Chicago Cubs Chairman Tom Ricketts arrived at the ballpark in good time.
It was a beautiful Saturday morning at Wrigley Field, the gates were about to open on Nico Horner Bobblehead Day, and Ricketts had inducted former coach Buck O’Neil, broadcaster Pat Hughes and legendary outfielder José Cardenal into the Cubs Hall of Fame.
Ricketts was in a fine mood as he approached a half-dozen reporters loitering in the concourse.
“Sitting here today, I really feel great, honestly,” he said in an impromptu interview before a 5-2 loss to the San Francisco Giants.
Not surprisingly, Ricketts has a more optimistic outlook than some of the fans who’ve tuned out the rebuild that can’t be called a rebuild. He’s happy with the development of young pitching and the job manager David Ross has done. He said there is money to be spent in the offseason, and that team President Jed Hoyer and his minions are the right guys to do it. And the fans who talk to him are “happy” about the process and firmly believe in the team’s future.
In case you haven’t noticed, it’s always sunny in Rickettsville.
“Obviously, following a similar process or strategy as we did 10 years ago” he said, comparing this season with the 2012 rebuild. “Having done it once, and largely with the same people, it gives me a lot of confidence that we’ll do it the right way again.”
The Cubs began Saturday with a 58-80 record, on pace for 94 losses. Average attendance at Wrigley was down about 15% (38,208 to 32,490) from 2019, the last full season with full capacity at home games. The actual crowds inside the park were around 15,000 for three weekday games against the Cincinnati Reds, and season-ticket holders can’t unload their tickets for free.
But Ricketts said the Cubs did what they set out to do — and deemed the 2022 season a “success.”
“The fact is you can’t buy a championship team in baseball,” he said. “You have to build it. And that’s what we’re doing. And in order to build it, you’ve got to take years where you let young guys get at-bats, give them a chance to prove themselves and find out who you actually have to build around. And that’s what this year has been all about. And it has been a success.”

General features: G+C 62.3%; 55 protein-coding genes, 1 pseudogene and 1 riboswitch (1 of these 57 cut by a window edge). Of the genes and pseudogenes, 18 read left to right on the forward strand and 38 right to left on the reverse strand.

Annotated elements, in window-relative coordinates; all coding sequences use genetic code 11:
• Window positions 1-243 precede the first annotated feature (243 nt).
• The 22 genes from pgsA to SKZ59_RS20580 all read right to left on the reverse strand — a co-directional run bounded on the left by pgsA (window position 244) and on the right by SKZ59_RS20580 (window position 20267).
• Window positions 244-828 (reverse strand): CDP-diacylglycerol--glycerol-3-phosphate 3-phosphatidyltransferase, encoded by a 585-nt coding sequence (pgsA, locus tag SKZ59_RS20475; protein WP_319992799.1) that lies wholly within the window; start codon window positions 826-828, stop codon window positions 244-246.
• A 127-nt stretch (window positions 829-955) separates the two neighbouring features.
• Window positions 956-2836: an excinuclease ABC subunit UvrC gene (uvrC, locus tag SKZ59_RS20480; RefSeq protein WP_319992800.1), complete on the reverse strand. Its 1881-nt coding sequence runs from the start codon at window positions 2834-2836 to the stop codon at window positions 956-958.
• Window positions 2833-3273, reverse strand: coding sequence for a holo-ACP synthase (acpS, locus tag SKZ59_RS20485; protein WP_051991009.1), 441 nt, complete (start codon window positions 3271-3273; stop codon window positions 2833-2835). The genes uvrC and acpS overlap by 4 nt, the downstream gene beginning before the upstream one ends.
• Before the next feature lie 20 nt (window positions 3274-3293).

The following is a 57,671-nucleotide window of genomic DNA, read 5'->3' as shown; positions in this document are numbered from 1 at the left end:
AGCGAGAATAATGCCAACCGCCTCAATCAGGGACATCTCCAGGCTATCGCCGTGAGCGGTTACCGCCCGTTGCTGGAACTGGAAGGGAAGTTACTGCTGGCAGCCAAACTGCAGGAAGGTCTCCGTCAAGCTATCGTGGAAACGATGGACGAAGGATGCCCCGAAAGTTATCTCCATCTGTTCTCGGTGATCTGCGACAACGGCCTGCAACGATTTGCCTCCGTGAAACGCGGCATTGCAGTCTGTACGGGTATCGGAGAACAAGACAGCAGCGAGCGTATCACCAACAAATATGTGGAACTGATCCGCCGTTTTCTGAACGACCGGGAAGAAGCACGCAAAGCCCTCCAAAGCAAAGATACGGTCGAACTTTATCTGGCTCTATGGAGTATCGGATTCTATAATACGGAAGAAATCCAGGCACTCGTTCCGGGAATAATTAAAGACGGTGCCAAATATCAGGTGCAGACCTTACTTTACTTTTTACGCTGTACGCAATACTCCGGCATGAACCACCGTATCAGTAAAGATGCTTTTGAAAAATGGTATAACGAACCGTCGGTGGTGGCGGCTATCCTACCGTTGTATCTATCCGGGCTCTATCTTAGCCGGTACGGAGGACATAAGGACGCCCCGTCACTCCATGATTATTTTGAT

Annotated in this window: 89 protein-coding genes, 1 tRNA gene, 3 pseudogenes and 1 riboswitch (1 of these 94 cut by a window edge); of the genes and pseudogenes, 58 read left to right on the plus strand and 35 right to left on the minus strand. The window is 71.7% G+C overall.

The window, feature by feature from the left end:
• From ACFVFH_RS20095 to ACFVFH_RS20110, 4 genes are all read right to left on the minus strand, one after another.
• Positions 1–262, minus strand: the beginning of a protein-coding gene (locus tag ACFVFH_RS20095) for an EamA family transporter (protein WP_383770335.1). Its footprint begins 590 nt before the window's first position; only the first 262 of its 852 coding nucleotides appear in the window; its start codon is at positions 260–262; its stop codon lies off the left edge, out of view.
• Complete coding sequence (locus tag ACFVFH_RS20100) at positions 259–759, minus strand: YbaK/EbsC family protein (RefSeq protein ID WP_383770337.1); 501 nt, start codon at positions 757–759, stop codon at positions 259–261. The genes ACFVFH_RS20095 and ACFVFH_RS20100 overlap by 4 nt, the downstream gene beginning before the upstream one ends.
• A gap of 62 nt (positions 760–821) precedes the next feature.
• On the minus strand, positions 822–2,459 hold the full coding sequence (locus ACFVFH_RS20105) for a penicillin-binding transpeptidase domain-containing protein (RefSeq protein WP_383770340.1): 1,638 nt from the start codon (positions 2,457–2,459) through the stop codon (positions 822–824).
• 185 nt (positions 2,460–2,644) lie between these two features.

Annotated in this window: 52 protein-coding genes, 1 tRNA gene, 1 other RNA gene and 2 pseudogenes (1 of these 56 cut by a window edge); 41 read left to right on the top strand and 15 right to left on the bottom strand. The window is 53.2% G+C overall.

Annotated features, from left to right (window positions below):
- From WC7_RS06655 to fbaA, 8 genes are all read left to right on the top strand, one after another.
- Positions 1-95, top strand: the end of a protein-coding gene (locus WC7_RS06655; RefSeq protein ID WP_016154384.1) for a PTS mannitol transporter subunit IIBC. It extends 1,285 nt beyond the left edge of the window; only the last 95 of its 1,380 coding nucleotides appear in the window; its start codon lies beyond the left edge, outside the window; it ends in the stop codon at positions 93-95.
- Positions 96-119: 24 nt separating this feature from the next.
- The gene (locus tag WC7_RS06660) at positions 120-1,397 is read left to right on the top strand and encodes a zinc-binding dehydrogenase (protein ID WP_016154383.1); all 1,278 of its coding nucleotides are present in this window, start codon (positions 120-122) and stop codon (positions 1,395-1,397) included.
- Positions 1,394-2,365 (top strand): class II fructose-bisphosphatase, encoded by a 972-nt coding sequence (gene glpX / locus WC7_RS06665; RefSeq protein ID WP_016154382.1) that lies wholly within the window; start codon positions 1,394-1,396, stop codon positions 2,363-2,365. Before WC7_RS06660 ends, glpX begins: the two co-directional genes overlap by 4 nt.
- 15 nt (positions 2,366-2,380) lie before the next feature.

The original rebuild turned the corner in 2015 when the Cubs signed free agent Jon Lester, hired Joe Maddon to manage and promoted prospects Kris Bryant and Kyle Schwarber. There are no players currently in the system as highly touted as Bryant was, but there may be more depth after Hoyer stockpiled lower-level prospects during last season’s sell-off. Several of those players are expected to be ready in 2023 and ‘24.
Ricketts, who has not done a group interview with Cubs beat writers since mid-2021, declined to say whether he feels Hoyer has been “vindicated” by the sell-off, even as Bryant, Javier Báez, Craig Kimbrel and others moved last year have struggled this season. He simply noted it was “time to make changes, and I give Jed credit” for making the necessary moves.
“It is about building the next winning team,” he said. “Not about what happened in the past.”
That oft-heard talking point also could apply to the decision to cut Jason Heyward loose after the season with one year and $22 million remaining on his eight-year, $184 million deal.
Ricketts said that was Hoyer’s call: “That’s all Jed.”
So it doesn’t go through Ricketts?
“Yeah, we talk about everything, but that’s Jed’s decision,” he continued. “Jason has been a great player for us. Obviously he didn’t have the kind of stats people expected. But a great team player, a great guy, a big part of our championship. Wish him all the best.
“But once again, as you’re looking forward, you’ve got to find at-bats for new guys. That’s how you find out what you’ve got.”
Ricketts deferred questions about free-agent decisions to Hoyer, saying the “ball is in Jed’s court when it comes to how and where” he spends the Cubs’ money. Hoyer has conceded the Cubs need power, and there will be a few pricey free agents available that would fit the bill, including Aaron Judge.
“He’s got a lot of flexibility, and we’ll let him do it,” Ricketts said of Hoyer, adding: “I have confidence Jed knows what he’s doing.”
Ricketts said the smaller crowds at Wrigley are a byproduct of the losing record, and “all we can do about that is create a great game-day experience, and even if we’re having a bad season (ensure) everybody has a great day at Wrigley Field.”
He believes most Cubs fans are on board with the development plan because some young players have stepped up and top prospects are close to being major leaguers.
Referring to skepticism from local reporters, Ricketts said even media members “have to admit” the pitching infrastructure “has really delivered.” He called himself “super-optimistic” about what’s in store down the road.
Ricketts often walks around the ballpark talking to Cubs fans, whom he said were “happy” about having a team that “cares about winning” and “plays hard.” Ricketts said fans like the young players and believe Ross is a “great manager.”
“People understand we have a good future,” he said.
When asked if he saw what fans were saying on Twitter, Ricketts grinned.
“People don’t put nice things on social media,” he said. “C’mon.”
Ricketts would’ve spoken longer, but a team employee broke off the conversation.
“We’ve got to do this more often,” Ricketts was told.
Wait until next year.